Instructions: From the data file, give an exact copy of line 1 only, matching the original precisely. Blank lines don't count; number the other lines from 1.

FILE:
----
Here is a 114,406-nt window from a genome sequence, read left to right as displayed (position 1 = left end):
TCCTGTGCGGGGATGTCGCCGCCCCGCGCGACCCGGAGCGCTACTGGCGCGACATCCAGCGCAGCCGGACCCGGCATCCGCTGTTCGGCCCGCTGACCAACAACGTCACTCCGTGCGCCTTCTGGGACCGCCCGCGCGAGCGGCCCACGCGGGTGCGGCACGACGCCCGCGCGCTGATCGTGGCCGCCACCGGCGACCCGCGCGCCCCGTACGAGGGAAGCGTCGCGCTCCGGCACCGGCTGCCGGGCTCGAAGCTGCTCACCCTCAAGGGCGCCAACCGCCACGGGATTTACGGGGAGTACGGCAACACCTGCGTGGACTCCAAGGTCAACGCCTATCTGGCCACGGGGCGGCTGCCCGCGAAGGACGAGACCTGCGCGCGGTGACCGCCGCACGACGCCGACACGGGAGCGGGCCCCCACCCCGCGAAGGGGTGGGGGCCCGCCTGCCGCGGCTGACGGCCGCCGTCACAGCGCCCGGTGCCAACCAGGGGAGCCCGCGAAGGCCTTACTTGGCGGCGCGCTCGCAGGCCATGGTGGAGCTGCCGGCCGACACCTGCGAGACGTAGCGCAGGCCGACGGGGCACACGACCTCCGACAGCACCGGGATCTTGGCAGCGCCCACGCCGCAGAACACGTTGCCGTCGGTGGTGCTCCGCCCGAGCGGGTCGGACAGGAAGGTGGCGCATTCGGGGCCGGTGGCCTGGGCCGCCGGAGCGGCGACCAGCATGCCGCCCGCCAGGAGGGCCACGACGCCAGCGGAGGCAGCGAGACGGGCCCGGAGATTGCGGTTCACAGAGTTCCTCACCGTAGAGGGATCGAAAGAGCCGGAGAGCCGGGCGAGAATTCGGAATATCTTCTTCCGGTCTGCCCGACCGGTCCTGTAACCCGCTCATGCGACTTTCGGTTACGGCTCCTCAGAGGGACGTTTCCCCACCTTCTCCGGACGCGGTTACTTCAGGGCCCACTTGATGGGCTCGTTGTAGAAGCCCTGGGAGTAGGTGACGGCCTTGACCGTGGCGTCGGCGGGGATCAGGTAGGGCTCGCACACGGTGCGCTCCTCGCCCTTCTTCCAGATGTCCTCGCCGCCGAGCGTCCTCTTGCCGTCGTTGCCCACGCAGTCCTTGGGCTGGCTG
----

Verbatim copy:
Here is a 114,406-nt window from a genome sequence, read left to right as displayed (position 1 = left end):